206 Kms from Mirzapur
Best time to visit - January,February,June,July,August,September,November,December
Home to the world famous World Heritage sites of Ajanta and Ellora, Aurangabad is on every traveller's list. The city is located on the banks of the Kham River and is known as one of the most historically significant cities in Maharashtra. The Ajanta caves represent stories of Buddhism spanning from the period of 200 B.C. to 650 A.D. The Ellora caves were carved during 350 A.D. to 700 A.D. and represent the three different faiths of Hinduism, Buddhism and Jainism. Aurangabad sees a lot of tourists from across the world and it is a great place for like-minded tourists to meet. A history lover's delight, the museums here will keep you super busy. Some of the more popular ones are Sunehri Mahal Museum, University Museum and the Chhatrapati Shivaji Museum. You must also visit Lonar – it is said to be the site where a meteor crashed on earth some 50,000 years ago and formed a large crater in the ground. The cafes and restaurants here are warm, welcoming and offer world class cuisines. Colourful, intriguing and vibrant, Aurangabad is a traveller's delight so if it's not on your list yet, add it.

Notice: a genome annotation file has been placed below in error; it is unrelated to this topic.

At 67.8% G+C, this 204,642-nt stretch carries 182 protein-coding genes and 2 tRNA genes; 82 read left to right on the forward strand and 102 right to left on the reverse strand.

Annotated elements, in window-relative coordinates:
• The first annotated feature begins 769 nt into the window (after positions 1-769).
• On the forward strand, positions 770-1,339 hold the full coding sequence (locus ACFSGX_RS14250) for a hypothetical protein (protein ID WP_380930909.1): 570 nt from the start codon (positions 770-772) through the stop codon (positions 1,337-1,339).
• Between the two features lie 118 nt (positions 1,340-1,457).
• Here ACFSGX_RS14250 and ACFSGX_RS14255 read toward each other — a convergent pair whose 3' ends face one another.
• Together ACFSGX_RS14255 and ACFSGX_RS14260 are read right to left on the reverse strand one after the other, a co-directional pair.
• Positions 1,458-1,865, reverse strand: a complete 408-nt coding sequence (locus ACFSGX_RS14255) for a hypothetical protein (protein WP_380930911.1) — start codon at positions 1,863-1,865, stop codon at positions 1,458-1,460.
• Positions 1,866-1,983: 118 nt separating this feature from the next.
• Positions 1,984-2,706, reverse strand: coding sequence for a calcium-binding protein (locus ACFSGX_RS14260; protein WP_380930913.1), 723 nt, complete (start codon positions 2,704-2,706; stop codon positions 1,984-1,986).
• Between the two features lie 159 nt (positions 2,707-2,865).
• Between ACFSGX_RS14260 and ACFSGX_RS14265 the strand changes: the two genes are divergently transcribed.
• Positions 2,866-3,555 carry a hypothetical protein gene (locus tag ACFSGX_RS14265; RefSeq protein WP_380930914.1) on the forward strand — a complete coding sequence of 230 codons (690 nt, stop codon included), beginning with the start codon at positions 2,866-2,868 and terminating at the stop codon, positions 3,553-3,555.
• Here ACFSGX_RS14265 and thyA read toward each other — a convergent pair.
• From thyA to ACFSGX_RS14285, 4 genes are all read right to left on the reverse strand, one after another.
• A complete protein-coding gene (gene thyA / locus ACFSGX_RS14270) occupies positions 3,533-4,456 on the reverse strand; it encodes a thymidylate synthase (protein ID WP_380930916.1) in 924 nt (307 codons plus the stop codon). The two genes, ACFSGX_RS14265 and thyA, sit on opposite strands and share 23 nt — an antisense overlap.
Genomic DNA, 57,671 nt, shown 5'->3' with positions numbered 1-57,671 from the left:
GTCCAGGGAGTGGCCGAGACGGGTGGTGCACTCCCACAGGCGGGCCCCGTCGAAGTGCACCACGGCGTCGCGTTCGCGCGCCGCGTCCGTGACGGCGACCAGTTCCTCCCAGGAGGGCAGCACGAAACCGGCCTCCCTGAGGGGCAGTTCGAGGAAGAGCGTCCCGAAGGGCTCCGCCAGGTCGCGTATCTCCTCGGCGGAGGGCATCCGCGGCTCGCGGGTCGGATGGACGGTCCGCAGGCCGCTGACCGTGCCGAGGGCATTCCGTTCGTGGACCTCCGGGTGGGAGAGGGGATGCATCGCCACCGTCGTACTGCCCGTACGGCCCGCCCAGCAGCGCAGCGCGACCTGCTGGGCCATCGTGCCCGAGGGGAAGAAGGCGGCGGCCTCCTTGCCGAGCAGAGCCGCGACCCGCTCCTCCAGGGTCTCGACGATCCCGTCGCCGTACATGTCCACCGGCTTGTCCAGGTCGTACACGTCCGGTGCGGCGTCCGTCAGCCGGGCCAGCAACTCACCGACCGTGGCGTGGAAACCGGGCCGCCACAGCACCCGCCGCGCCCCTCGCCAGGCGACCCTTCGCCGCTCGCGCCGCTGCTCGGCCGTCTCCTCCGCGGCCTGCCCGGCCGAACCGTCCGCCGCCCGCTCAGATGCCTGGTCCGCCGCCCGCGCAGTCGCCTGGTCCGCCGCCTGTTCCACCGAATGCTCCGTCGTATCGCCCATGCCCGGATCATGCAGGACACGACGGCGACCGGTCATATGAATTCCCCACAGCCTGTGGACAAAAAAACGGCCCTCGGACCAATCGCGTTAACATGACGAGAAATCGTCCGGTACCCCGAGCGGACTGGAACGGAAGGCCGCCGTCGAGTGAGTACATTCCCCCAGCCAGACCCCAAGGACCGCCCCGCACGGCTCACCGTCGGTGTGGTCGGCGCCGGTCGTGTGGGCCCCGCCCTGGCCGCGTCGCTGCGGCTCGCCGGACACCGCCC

274 Kms from Mirzapur
However, next day I packed my backpack and leaving my suitcase and comfort behind, boarded the bus to Bodhgaya from the Mithapur bus stand in Patna at 8:15 in the morning. I enjoy bus rides as it gives a chance to look at the inner cities and towns of new states and absorb the land as a whole instead of looking at some isolated sites.
275 Kms from Mirzapur
Best time to visit - N/A